One title among the first wave of Cinemascope films from the studio which initiated the process, 20th Century Fox, was Garden of Evil (1954).
This western, which is set south of the border, stars Gary Cooper (1901-61 prostate cancer), Susan Hayward (1917-75 lung and brain cancer), Richard Widmark (1914-2008 long illness), and Cameron Mitchell (1918-94 lung cancer) and for some reason strikes me as a cult item.
It tells the tale of a few travellers, essentially soldiers of fortune, whose boat has travelled from the East coast of the United States, down past Cape Horn, but breaks down on the West coast of Central America.
While these men, which include Cooper and Widmark, retire to the local bar for a tequila… We learn that one is an ex-lawman played by Cooper, while Widmark is a gambler. The third character is Mitchell who is a bounty hunter.
After a song is performed at the bar by future Oscar winner for West Side Story, Rita Moreno (1931-), it is then that Susan Hayward turns up offering a large cash reward so save her prospector husband (actor Hugh Marlowe 1911-82 heart attack) who is trapped in a gold mine a few day’s ride inland. It is a place where Indians are active and don’t mind killing.
That’s the set up for Garden of Evil and it is beautifully directed in Technicolor by Henry Hathaway (1898-1985 heart attack). The screenplay by Frank Fenton (1903-71 stroke) doesn’t give the writer any credit for the story.
Fenton was a successful screenwriter in the 1930s and early 40s who wrote for The Saint and The Falcon film series starring George Sanders (1906-72 suicide by overdose). He then wrote a couple of critically acclaimed novels before returning to screenwriting on A-grade pictures in the late 1940s. He would be reasonably busy in the 50s, writing the South African set epic Untamed (1955) which again featured Hayward along with Tyrone Power (1914-58 heart attack).
While it is a diamond at the centre of Untamed, it is a gold mine of The Treasure of the Sierra Madre (1948) greed variety which is central to Garden of Evil.
The ‘garden’ of the movie is deep in Apache Indian territory where cathedrals lay spoilt and ruined and even the countryside is ruined by a past volcanic eruption.
The studio has to be commended for using Technicolor and Scope to capture the vision of this evil territory where the Indians are faceless demons who are there only to kill those who have trespassed.
The story for Garden of Evil is credited to lesser feature film writers: Fred Freiberger (1915-2003) who wrote the previous year’s Beast from 20,000 Fathoms (1953) with several others and created the cult 70s kids tv show Korg: 70,000 B.C. (1974) and William Tunberg (1905-88) who helped write Disney’s Old Yeller (1957) but little else.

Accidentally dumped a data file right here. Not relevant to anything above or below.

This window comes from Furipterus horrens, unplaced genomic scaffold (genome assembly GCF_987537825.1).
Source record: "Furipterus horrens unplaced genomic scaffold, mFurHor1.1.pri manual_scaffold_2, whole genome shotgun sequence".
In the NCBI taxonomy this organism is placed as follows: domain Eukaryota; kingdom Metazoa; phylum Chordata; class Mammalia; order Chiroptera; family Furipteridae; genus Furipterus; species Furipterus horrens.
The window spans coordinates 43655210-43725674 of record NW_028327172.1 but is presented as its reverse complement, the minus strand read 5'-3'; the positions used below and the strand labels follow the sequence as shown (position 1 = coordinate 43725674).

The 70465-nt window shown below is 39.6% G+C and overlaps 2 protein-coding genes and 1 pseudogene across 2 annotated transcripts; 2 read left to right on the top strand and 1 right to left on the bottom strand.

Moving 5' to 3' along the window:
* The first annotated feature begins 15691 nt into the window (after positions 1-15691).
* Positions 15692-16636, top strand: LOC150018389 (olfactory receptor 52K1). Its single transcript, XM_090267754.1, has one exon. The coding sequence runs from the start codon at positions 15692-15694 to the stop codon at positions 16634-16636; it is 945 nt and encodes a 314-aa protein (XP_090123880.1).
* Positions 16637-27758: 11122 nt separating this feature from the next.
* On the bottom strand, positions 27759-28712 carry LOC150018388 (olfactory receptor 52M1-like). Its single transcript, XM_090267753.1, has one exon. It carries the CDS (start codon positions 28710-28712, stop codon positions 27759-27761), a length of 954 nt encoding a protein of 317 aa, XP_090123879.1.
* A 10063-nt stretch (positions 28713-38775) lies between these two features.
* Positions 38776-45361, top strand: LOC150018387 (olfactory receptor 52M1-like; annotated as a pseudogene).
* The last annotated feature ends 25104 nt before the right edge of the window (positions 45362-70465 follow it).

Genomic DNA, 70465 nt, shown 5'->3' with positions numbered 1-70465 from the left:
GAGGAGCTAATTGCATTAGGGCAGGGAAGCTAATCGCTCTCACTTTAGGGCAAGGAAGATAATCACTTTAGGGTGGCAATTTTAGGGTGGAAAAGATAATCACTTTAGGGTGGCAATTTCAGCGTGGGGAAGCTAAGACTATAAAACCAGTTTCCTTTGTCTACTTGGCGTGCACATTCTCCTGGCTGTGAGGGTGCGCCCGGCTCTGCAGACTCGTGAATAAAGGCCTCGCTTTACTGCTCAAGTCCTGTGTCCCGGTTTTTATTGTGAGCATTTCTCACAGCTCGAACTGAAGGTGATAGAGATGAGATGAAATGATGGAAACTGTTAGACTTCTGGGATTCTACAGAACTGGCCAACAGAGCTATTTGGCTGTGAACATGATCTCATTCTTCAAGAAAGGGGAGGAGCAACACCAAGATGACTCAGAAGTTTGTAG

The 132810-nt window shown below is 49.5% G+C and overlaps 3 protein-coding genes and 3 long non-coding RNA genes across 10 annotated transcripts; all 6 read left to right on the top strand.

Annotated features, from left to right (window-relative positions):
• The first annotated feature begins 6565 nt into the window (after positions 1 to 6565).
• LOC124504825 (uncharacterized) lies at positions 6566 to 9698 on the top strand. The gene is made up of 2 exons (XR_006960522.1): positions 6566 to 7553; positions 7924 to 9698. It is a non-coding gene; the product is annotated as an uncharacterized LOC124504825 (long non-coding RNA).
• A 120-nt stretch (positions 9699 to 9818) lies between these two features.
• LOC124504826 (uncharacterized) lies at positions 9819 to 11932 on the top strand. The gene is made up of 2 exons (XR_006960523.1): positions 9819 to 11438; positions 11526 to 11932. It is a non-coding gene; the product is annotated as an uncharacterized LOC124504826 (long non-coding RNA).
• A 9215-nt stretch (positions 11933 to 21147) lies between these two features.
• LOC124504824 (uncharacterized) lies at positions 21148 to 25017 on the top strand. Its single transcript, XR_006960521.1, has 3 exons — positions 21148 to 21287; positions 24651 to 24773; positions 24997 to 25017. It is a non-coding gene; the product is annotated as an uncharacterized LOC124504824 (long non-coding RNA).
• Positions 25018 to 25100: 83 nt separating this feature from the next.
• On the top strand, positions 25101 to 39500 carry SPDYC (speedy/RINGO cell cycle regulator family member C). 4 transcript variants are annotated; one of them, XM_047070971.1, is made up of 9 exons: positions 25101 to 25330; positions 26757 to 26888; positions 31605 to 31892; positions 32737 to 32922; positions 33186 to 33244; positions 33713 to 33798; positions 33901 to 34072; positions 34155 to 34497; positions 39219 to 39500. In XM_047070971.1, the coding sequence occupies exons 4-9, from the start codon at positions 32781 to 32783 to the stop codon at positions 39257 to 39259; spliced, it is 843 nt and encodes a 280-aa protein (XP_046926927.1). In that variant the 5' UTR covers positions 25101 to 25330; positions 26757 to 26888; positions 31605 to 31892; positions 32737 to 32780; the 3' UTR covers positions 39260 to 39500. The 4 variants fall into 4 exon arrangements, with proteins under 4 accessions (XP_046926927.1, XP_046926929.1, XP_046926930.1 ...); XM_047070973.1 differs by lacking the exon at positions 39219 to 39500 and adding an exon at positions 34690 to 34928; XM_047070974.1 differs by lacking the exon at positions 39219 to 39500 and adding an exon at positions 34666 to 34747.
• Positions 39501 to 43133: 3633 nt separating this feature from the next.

Fenton’s screenplay has been described as Hemingway-esque in terms of its character and dialogue being pared down and letting the landscape make a point of the title. And, yes, it is also a love story of sorts and opens with the sun setting – it will also end with the sun setting. Perhaps it’s the antithesis of Hemingway’s novel and the movie The Sun also Rises (1957) which had bored American writers in civilized Europe.
Garden of Evil’s love story concerns the end of a marriage, the kindling of a new love story between Hayward and Cooper and it is also a love story between Cooper and Widmark, not necessarily of the love that dare not speak its name variety, but a platonic one. But, yes, there is a sense of latent homosexuality in Widmark’s character, although he knows himself too well to allow such things to get in the way of real life.
It is Widmark who makes the ultimate sacrifice for Cooper at the end of the movie.
“I can speak two languages but I’m trapped in a country that isn’t one of them,” says Widmark, almost of his dual sexuality, when getting asked for a drink in the bar at the beginning with Cooper.
But Widmark has an eye for the ladies, even if his charms are meant for all, and he is looking in the corner of his eye at Cooper in terms of his own vanity of looking at a girl. Cooper is on the same level intellectually as Widmark while arrogant Mitchell causes trouble with the locals and proves himself to be street smart but slightly stupid.
“You know what you can do to me with a deck of cards…,” says Mitchell to Widmark, almost winking: “You can tell my fortune.”
Just as Widmark draws out the usual queen of hearts from his pack, in walks Hayward, in a bit of a dither, offering money for someone to help her. She is wearing a pistol hanging on her front pelvic area almost penis-like as she doubles her offer to take charge of the men.
“Only fools and idiots go up there,” says one Mexican and he tells Hayward he is both a fool and an idiot as Cooper, Widmark and Mitchell are also game for $2000 each.